1. By naturalization in a foreign country. 2. By express renunciation of citizenship. 3. By subscribing to an oath of allegiance to the laws or constitution of a foreign country.

4. By serving in the armed forces of an enemy country. 5. By cancellation of certificates of naturalization. 6. By being a deserter of the armed forces of one’s country. • 1. How may one reacquire citizenship? By direct act of Congress

RA 9225 – Citizenship Retention and Re-acquisition Act of 2003.’ Approved on August 29, 2003 provides that, on taking the oath of allegiance to the public: a. Natural born citizens of the Philippines who have lost their Philippine citizenship by reason of their naturalization as citizens of a foreign country are deemed to have re-acquired Philippine citizenship and b. Natural born citizens of the Philippines who after the effectively of the said RA become citizens of a foreign country shall retain their Philippine citizenship. 2. 3. By naturalization By repatriation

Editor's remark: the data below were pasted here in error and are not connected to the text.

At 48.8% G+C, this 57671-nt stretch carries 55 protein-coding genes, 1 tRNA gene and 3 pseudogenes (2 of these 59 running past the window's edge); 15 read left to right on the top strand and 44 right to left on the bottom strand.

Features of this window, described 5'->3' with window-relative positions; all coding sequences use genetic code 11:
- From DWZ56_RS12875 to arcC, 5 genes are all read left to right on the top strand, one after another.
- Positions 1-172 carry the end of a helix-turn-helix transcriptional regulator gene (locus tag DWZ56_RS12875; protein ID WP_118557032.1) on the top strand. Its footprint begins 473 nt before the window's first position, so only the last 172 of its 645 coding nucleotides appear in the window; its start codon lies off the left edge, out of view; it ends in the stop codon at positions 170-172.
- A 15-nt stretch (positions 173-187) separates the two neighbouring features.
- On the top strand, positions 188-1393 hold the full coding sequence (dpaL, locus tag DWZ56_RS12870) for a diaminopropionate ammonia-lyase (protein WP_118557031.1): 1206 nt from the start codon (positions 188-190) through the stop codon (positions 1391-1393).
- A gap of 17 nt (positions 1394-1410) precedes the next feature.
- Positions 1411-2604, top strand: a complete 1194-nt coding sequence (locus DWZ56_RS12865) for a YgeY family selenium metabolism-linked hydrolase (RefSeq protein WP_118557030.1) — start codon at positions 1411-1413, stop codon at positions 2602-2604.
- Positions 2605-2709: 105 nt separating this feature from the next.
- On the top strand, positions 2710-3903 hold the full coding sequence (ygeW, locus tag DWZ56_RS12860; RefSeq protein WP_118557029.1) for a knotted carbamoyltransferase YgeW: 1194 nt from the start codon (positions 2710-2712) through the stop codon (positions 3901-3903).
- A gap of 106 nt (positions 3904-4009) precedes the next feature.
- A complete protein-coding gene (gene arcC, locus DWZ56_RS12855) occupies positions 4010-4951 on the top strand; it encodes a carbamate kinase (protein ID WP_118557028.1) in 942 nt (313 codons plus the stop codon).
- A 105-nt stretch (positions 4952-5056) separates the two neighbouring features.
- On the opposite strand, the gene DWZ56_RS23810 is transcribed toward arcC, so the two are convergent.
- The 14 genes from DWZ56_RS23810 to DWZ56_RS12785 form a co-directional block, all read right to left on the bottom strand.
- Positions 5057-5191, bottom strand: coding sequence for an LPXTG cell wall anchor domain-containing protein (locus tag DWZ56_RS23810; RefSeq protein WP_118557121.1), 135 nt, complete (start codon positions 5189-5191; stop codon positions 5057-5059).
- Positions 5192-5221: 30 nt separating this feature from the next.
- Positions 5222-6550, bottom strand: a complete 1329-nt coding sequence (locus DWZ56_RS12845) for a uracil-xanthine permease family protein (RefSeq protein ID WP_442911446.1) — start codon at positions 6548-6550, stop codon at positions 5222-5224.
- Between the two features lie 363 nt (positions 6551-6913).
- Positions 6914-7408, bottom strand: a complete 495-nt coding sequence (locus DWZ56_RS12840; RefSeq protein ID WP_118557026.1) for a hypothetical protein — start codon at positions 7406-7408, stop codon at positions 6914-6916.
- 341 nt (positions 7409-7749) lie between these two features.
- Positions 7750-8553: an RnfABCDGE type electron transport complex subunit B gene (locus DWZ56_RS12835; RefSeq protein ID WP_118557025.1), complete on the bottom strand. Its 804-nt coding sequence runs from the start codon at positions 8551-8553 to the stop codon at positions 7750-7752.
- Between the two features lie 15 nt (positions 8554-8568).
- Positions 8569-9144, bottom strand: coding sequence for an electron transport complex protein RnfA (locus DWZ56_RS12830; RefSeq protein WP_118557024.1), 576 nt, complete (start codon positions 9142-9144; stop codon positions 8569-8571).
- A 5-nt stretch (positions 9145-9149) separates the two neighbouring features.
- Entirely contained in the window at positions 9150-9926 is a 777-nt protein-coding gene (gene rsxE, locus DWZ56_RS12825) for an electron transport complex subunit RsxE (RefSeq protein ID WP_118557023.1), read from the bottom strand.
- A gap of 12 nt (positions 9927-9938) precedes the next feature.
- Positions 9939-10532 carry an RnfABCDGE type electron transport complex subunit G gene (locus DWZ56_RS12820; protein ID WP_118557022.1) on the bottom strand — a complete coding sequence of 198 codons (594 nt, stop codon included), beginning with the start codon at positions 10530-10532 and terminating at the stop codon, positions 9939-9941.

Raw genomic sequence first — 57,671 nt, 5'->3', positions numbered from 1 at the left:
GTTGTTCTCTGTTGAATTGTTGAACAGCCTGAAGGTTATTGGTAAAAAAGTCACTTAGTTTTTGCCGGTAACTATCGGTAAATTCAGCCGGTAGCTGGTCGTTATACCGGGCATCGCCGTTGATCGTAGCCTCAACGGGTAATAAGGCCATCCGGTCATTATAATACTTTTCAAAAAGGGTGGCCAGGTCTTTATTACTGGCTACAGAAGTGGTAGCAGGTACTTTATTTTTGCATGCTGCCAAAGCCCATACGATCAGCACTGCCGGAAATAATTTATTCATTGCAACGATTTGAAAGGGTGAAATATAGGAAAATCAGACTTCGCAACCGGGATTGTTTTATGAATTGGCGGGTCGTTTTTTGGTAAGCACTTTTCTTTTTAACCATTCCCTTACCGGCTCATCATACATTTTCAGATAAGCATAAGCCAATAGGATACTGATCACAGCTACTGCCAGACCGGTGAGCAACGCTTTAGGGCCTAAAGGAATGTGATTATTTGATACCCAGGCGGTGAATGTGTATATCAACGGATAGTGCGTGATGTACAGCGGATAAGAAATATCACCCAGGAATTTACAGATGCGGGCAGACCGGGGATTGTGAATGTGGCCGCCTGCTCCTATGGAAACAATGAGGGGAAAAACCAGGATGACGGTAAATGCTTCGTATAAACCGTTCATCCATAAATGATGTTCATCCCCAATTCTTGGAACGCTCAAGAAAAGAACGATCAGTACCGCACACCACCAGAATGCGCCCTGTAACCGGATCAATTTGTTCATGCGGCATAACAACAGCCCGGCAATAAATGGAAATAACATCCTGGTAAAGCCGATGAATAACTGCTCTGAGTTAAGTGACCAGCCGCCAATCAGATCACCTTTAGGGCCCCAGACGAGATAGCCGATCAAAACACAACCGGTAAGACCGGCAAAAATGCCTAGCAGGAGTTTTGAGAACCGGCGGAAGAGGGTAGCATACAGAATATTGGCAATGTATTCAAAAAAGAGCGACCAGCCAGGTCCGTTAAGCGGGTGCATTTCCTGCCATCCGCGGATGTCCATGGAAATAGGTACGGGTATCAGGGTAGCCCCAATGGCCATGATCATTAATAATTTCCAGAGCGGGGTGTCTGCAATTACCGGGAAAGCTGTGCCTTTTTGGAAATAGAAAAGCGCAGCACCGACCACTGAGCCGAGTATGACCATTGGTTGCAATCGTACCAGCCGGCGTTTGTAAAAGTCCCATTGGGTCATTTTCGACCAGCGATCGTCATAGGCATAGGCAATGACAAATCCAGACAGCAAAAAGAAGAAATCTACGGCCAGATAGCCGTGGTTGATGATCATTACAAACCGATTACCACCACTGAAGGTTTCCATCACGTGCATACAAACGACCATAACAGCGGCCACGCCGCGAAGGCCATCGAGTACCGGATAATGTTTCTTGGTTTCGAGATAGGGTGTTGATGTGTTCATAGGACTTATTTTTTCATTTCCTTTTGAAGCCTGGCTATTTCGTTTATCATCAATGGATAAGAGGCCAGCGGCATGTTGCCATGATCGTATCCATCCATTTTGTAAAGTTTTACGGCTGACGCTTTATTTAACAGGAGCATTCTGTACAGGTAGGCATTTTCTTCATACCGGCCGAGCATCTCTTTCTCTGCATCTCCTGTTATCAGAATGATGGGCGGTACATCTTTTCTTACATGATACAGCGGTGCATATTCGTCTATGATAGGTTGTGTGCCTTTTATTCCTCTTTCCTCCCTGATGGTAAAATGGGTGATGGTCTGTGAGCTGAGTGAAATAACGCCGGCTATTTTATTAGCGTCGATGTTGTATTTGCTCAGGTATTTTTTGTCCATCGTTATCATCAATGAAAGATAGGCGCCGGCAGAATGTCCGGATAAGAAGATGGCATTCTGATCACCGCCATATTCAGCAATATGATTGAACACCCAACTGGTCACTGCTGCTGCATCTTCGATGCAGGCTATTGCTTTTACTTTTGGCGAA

By RA 8171 is an act providing for the repatriation of: a. Filipino women who have lost their Philippine citizenship by marriage to aliens and; b. Natural-born Filipinos who have lost their Philippine citizenship on account of political or economic necessity. Repatriation shall be effected by taking the necessary oath of allegiance to the Republic of the Phils. and registration in proper civil registry and in Bureau of Immigration. The Bureau of immigration shall thereupon cancel the pertinent alien certificate of registration and issue the certificate of identification as Filipino citizen to the repatriated citizen. It allows the person to recover or return to his original status before he lost his Philippine citizenship (Bengzon III v. HRET, GR No. 142840, May 7, 2001). Derivative Citizenship – The unmarried child, whether legitimate, illegitimate or adopted, below eighteen (18) years of age, of those who re-acquire Philippine citizenship upon effectivity of the said RA shall be deemed citizens of the Philippines.